7. Bourhis, R. Y. (2001). Acculturation, language maintenance, and language shift. In J. Klatter-Folmer & P. Van Avermaet (Eds.), Theories on maintenance and loss of minority languages (pp. 5–37). New York: Waxmann.Google Scholar
  8. Bronfenbrenner, U. (1979). The ecology of human development: Experiments by nature and design. Cambridge: Harvard University Press.Google Scholar
  9. Clément, R. (1979). Immersion and residence programs: Their effects on attitude and anxiety. Interchange, 9, 52–58.CrossRefGoogle Scholar
  10. Clément, R. (1980). Ethnicity, contact and communicative competence in a second language. In H. Giles, W. P. Robinson, & P. M. Smith (Eds.), Language: Social psychological perspectives (pp. 147–154). Oxford, UK: Pergamon.Google Scholar
  11. Clément, R. (1986). Second language proficiency and acculturation: An investigation of the effects of language status and individual characteristics. Journal of Language and Social Psychology, 5, 271–290.CrossRefGoogle Scholar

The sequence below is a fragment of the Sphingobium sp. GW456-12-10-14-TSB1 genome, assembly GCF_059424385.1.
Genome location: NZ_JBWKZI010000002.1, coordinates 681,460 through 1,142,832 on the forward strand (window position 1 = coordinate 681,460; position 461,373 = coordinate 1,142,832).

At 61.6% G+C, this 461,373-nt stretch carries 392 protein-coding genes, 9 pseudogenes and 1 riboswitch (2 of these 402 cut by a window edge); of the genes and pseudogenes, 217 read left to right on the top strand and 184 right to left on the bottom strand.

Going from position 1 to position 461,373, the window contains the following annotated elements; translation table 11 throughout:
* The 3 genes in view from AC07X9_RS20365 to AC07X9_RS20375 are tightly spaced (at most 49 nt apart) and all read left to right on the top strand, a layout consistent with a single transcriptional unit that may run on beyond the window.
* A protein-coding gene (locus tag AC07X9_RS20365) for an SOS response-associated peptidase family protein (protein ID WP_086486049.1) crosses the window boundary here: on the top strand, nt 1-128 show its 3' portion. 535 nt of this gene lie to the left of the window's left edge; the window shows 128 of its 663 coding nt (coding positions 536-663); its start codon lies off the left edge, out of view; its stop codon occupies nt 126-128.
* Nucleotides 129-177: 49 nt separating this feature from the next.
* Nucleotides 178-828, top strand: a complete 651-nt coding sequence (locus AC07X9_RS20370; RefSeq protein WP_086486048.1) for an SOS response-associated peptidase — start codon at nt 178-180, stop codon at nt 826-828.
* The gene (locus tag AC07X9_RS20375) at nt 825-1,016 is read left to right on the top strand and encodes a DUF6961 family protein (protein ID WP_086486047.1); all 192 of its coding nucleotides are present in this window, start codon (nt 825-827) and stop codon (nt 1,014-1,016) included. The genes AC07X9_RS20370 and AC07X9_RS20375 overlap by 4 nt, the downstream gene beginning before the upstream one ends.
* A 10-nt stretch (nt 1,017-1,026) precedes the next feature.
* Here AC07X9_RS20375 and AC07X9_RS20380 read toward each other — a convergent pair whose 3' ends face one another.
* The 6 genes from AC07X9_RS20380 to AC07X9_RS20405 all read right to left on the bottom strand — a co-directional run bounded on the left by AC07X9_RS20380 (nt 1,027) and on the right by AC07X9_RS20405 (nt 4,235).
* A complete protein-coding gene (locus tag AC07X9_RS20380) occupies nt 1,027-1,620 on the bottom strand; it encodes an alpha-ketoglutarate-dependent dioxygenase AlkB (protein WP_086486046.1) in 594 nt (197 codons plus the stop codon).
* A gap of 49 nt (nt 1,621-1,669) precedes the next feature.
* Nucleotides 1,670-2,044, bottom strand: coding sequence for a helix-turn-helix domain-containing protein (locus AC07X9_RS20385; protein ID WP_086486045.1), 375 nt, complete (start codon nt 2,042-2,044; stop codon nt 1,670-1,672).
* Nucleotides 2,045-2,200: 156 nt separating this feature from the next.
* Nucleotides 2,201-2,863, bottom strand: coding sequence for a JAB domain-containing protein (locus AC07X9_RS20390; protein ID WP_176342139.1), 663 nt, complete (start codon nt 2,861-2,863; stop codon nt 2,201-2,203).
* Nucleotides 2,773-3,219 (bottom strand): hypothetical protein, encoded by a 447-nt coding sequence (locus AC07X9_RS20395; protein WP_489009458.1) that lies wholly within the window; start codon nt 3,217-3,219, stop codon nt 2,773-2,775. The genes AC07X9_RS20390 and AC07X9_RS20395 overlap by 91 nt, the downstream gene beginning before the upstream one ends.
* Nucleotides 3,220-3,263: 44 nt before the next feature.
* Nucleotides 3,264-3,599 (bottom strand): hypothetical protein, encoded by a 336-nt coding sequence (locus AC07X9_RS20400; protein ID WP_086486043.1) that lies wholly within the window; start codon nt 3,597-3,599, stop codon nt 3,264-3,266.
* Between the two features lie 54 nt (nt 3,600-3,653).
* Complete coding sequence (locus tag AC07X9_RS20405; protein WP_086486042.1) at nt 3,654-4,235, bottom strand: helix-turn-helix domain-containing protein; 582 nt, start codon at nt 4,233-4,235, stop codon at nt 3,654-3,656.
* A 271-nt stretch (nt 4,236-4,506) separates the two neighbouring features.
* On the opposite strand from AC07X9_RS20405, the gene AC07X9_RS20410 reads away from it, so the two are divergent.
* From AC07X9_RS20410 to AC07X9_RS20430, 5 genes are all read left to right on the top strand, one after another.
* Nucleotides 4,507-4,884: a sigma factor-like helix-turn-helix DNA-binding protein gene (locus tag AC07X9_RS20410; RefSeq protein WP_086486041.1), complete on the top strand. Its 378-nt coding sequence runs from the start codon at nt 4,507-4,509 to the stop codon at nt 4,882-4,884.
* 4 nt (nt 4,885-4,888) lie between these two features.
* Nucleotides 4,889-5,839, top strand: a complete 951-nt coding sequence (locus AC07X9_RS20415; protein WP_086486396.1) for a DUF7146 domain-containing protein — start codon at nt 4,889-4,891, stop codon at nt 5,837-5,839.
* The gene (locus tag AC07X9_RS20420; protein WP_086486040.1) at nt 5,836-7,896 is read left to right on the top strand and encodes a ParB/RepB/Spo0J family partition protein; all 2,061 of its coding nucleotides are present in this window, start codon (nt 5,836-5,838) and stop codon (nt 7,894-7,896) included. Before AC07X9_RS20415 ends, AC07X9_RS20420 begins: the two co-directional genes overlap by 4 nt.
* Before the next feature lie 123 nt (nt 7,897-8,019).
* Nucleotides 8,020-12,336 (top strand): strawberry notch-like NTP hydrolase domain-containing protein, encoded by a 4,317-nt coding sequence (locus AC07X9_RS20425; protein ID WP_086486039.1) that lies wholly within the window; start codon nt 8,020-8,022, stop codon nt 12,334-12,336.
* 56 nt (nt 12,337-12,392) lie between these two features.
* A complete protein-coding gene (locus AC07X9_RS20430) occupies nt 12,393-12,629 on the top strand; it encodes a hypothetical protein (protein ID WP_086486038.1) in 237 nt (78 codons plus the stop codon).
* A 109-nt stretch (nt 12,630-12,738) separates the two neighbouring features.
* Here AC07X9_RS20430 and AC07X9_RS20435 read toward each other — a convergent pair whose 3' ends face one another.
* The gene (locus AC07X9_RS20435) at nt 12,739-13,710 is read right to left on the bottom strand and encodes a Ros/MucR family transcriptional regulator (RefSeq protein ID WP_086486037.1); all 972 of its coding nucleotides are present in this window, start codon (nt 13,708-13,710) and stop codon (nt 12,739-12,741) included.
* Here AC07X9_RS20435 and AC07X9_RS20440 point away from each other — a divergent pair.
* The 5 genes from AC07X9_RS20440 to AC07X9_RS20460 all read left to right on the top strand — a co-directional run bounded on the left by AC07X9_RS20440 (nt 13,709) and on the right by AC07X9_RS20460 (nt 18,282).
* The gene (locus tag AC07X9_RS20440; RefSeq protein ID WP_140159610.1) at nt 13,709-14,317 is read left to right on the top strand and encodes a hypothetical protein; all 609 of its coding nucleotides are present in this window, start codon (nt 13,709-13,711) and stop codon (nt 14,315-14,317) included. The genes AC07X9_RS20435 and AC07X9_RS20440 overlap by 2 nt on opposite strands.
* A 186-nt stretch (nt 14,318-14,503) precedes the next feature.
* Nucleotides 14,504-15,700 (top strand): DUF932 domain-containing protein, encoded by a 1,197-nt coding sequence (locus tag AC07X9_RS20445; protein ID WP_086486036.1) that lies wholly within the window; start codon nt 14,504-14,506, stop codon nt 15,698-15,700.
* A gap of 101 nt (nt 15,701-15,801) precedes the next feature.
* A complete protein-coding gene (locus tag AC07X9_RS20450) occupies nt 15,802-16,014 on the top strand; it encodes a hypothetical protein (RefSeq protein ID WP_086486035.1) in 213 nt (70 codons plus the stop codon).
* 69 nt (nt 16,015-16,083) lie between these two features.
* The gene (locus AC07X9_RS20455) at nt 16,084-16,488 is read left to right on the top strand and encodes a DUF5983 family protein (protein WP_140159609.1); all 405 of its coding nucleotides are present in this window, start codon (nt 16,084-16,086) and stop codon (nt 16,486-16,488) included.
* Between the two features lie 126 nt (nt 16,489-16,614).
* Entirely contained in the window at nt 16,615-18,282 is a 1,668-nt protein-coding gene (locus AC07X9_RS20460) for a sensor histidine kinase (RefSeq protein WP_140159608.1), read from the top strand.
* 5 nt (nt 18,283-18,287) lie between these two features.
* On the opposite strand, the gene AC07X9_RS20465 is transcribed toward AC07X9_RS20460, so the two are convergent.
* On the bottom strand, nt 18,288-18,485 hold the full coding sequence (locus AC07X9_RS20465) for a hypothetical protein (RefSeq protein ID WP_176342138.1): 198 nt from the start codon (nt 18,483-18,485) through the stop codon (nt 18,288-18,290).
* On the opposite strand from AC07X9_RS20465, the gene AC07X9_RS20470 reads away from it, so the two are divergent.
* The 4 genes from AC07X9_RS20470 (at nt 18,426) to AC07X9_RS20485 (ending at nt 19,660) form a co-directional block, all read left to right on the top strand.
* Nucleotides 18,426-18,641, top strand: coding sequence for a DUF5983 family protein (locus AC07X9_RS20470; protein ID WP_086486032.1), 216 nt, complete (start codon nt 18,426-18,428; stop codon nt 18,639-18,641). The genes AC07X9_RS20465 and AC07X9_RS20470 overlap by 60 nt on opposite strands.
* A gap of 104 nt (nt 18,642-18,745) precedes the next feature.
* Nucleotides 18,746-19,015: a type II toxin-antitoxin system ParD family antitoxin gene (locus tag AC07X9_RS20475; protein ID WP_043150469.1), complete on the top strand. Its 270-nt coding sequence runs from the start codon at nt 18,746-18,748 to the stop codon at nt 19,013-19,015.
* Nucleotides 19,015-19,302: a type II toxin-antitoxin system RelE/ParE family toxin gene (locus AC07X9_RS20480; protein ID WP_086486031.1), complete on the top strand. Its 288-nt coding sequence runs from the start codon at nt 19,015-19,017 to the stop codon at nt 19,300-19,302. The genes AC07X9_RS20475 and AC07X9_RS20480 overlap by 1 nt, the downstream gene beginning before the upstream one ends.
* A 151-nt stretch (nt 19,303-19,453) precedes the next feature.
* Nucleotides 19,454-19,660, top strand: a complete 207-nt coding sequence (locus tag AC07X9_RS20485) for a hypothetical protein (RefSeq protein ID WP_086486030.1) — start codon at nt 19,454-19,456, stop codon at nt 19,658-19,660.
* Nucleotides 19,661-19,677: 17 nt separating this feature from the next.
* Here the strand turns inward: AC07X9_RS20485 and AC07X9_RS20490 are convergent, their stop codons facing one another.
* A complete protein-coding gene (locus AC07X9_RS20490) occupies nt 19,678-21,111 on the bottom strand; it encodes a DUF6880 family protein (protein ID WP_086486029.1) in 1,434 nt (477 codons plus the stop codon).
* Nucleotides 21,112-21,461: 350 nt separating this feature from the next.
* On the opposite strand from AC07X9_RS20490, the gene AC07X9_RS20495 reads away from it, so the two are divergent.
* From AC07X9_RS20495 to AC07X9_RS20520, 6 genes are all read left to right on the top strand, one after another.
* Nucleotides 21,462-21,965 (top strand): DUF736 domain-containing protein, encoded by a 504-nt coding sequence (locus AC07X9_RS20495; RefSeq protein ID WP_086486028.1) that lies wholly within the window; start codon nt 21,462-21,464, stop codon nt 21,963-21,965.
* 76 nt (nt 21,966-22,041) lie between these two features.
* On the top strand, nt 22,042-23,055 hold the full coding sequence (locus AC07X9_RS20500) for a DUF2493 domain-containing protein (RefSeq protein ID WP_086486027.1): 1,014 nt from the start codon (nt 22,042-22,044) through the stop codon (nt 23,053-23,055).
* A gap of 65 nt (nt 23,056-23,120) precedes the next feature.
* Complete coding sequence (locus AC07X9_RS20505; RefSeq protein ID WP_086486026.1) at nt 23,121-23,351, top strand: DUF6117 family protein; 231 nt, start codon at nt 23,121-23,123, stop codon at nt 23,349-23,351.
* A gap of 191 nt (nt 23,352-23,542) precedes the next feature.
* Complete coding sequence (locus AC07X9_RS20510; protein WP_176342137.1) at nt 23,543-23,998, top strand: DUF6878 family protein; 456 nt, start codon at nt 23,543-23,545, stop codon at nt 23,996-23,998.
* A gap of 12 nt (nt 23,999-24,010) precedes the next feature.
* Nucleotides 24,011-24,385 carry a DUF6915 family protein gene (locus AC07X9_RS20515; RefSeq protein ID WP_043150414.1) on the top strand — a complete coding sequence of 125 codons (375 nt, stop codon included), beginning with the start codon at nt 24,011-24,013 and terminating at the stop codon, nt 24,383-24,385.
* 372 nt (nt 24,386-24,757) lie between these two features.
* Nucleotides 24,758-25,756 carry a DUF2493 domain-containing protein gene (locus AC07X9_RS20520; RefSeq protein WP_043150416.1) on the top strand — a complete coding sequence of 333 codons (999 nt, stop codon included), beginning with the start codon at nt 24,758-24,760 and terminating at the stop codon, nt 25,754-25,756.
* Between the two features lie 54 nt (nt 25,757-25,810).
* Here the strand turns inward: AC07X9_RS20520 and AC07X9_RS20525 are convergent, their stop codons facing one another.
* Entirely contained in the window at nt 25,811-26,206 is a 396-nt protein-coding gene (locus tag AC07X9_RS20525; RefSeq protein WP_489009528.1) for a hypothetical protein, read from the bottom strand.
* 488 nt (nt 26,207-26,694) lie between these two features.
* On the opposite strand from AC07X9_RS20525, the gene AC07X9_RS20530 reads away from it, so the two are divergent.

12. Clément, R., Baker, S., & Macintyre, P. (2003). Willingness to communicate in a second language: The effects of context, norms, and vitality. Journal of Language and Social Psychology, 22(2), 190–209.CrossRefGoogle Scholar
  13. Clément, R., Gardner, R. C., & Smythe, P. C. (1977). Motivational variables in second language acquisition: A study of Francophones learning English. Canadian Journal of Behavioural Science, 9(2), 123–133.CrossRefGoogle Scholar
  14. Clément, R., & Kruidenier, B. G. (1985). Aptitude, attitude and motivation in second language proficiency: A test of Clément’s model. Journal of Language and Social Psychology, 4, 21–37.CrossRefGoogle Scholar
  15. Clément, R., Noels, K. A., & MacIntyre, P. (2007). Three variations on the social psychology of bilingualism: Context effects in motivation, usage and identity. In A. Weatherall, B. Watson, & C. Gallois (Eds.), Language and social psychology (pp. 51–77). Houndsmill, UK: Palgrave.Google Scholar